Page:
Rashi says that avraham sent yishmael out with only water but no money because he hated him for going out "tarbut raah". yet later on, the verse says G-d heard the cry of Yishmael dying of thirst "baasher hu sham", that the angels wanted to let him die due to the future suffering his descendants will cause the jews but G-d said right now he is a tzadik.

sounds like a contradiction. any ideas?

  • 1
    In my opinion, him being a tzadik at that time refers to being a tzadik vis-a-vis the claim of which the angels were accusing him, thirsting the Jews, of which he was innocent
    – b a
    Nov 2, 2012 at 20:34
  • @ba you are definitely right. This is pshat in Rashi. you should answer... (or else i'll have to ;) )
    – Danield
    Nov 3, 2012 at 20:33
  • Probably Rashi's different Midrashim and exegetical statements are not meant to be consistent (just as his talmud commentary is meant to explain each passage at hand, not be internally consistent)...
    – mevaqesh
    Jan 5, 2016 at 19:31

3 Answers 3


Yishmael was certainly not a Tzaddik in the true sense of the word. This is precisely the reason why Sarah and Avraham sent him away.

So in the dialogue between Hashem and the (prosecuting) angels: why does Hashem say that Yishmael was a tzaddik?

You need to look at the context of the dialogue.

Yishmael was going to die of thirst. Hashem lets the angels know that He is going to miraculously reveal a well of water to save Yishmael.

The angels in turn cry out in disbelief: What?? Yishmael's descendants will kill Yitchak's with thirst, and now You - Hashem - make a miracle to save him from thirst??

To this Hashem answers the angels:

What is he now, righteous or wicked?” They replied, “Righteous.” He said to them, “According to his present deeds I judge him” (Gen. Rabbah 53:14).

So clearly Hashem is answering the claim of the angels that Yishmael cannot be held guilty of killing Jews by thirst... so regarding that claim - he is innocent (== "righteous")

[see Tanya Ch. 1 - there the Alter Rebbe of Lubavitch defines 'Tzaddik' according to its true meaning, but then explains that many times in Chazal the word Tzaddik is loosely used as a 'borrowed name' in order to emphasize 'rightousness' in a particular detail.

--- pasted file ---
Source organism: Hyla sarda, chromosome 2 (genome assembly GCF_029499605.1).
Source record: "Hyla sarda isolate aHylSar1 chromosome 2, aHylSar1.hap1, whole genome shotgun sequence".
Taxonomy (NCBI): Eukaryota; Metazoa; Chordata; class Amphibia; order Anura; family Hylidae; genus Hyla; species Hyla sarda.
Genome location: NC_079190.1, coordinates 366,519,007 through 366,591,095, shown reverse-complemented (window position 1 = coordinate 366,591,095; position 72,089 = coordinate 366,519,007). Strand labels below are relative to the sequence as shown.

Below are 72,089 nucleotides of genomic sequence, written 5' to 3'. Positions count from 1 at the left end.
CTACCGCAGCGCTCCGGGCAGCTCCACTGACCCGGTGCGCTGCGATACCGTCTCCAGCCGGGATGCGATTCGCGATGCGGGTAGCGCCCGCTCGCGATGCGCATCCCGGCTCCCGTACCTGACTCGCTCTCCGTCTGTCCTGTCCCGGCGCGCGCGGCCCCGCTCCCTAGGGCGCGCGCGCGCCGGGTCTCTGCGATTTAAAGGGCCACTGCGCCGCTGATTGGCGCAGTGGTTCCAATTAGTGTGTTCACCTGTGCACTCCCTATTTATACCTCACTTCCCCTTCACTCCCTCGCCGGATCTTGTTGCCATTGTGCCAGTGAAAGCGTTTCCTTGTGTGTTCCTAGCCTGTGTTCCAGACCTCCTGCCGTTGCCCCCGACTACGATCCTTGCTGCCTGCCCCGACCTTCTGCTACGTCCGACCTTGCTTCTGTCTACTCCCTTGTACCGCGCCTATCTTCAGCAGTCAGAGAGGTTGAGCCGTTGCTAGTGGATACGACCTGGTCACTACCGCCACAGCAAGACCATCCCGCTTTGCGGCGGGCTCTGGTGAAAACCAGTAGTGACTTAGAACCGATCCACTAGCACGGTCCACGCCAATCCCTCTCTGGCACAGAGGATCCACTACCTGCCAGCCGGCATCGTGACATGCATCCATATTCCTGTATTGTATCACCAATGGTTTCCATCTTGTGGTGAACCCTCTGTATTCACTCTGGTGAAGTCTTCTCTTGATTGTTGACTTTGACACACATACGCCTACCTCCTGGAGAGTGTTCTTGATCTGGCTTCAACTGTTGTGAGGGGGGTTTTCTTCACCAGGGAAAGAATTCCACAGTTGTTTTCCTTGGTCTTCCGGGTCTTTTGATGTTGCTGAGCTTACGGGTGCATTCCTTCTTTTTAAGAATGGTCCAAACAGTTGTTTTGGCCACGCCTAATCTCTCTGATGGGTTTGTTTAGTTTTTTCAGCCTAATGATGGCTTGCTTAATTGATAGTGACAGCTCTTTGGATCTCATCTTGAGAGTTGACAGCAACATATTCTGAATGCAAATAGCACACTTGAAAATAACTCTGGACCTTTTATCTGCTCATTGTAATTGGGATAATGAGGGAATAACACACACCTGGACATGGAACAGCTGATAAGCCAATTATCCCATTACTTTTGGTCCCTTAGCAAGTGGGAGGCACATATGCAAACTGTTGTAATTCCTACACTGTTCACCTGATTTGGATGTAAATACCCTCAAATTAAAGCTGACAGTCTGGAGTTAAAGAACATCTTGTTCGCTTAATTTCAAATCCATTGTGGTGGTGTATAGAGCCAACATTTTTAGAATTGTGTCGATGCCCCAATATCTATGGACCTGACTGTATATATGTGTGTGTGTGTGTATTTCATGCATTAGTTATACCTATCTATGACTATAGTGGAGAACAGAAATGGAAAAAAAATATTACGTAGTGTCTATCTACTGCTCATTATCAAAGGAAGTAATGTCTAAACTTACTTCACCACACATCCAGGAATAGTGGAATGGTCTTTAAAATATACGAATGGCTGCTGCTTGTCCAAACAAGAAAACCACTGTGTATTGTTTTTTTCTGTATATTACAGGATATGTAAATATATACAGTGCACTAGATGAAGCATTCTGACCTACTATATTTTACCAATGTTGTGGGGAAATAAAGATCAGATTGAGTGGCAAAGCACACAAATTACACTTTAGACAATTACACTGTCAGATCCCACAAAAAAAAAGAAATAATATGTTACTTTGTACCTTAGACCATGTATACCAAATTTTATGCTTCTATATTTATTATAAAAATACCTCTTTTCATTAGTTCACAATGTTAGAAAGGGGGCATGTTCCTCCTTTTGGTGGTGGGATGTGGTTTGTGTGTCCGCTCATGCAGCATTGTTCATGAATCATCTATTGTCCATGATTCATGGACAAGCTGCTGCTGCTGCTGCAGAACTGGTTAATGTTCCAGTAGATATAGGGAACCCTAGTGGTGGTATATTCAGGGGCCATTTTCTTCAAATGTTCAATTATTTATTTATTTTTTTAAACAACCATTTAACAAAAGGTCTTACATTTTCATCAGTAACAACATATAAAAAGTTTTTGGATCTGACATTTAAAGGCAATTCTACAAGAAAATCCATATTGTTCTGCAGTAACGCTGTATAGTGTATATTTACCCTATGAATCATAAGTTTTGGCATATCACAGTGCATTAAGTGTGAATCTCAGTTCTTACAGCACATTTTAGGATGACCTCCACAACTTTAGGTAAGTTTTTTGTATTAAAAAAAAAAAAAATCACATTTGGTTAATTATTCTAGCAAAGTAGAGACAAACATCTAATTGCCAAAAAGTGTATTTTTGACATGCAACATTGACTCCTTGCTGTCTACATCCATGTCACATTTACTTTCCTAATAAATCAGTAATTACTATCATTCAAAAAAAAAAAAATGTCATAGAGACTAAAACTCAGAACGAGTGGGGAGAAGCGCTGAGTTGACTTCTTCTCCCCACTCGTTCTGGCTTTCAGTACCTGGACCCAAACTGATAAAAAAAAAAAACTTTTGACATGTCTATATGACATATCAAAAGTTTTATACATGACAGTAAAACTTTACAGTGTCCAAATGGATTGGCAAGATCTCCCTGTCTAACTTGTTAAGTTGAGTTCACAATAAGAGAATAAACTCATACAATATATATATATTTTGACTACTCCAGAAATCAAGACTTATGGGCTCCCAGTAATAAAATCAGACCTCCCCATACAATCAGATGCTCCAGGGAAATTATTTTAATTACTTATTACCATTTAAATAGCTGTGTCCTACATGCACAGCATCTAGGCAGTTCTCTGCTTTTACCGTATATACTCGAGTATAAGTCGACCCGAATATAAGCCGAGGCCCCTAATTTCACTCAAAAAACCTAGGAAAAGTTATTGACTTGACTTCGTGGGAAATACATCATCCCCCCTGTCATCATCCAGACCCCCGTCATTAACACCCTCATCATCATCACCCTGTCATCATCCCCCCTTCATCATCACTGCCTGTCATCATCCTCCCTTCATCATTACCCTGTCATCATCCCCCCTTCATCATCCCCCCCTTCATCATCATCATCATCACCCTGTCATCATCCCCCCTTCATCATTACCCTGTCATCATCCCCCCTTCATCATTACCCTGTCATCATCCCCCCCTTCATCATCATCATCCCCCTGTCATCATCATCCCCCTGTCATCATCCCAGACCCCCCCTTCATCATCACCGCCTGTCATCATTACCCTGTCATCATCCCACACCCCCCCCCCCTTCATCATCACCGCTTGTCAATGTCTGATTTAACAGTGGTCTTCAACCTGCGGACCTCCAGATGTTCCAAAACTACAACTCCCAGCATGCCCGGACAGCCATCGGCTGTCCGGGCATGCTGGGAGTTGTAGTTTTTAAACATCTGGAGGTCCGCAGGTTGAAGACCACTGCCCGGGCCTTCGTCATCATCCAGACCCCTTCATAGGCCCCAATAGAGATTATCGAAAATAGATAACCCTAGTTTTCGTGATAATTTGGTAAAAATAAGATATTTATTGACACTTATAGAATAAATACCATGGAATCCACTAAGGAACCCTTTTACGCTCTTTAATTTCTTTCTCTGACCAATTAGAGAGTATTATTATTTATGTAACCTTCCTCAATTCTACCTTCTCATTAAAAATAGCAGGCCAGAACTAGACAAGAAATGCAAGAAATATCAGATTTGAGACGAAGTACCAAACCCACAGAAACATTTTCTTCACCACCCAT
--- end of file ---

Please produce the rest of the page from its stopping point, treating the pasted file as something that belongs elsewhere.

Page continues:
והא דאמרי' בעלמא דמחצ' על מחצה מקרי בינוני ורוב זכיות מקרי צדיק הוא שם המושאל לענין שכר ועונש לפי שנדון אחר רובו ומקרי צדיק בדינו מאחר שזוכה בדין אבל לענין אמיתת שם התואר והמעלה של מעלת ומדרגות חלוקות צדיקים ובינונים ארז"ל צדיקים יצ"ט שופטן שנא' ולבי חלל בקרבי שאין לו יצה"ר כי הרגו בתענית



Midrashim list all sorts of bad things Yishmael was doing that caused Avraham to expel him. How, then, was he considered a tzadik "baasher hu sham", when the angels were protesting his being saved? I recently saw (I forget in whose name) the suggestion that he had repented in the throes of his suffering. (Cf. the halacha that someone who betroths on condition he's a tzadik must divorce his wife or marry her, as we are concerned he may have repented mentally just before the betrothal.)

  • Kiddushin 29b [15]
    – Double AA
    Nov 4, 2012 at 0:55

I agree with b a. The "tarbut raah" refers to Yishmael's beginning to behave badly. See Chazal on "metzachek". He didn't yet deserve to die, but from his behavior Avraham realized that he could not be expected to grow up righteous.

  • Hi YMW, welcome to Mi Yodea. Your answer refers to another, is short and does not add much as to justify standing alone. Consider converting to a comment on @ba's answer.
    – JNF
    Nov 4, 2012 at 6:55
  • @JNF, this seems like a good answer to me, though citations would improve it. In any event, ba posted no answer.
    – msh210
    Nov 4, 2012 at 7:44
  • @msh210 Supposed to be ba's comment. Expanding and citating would make a difference.
    – JNF
    Nov 4, 2012 at 9:14

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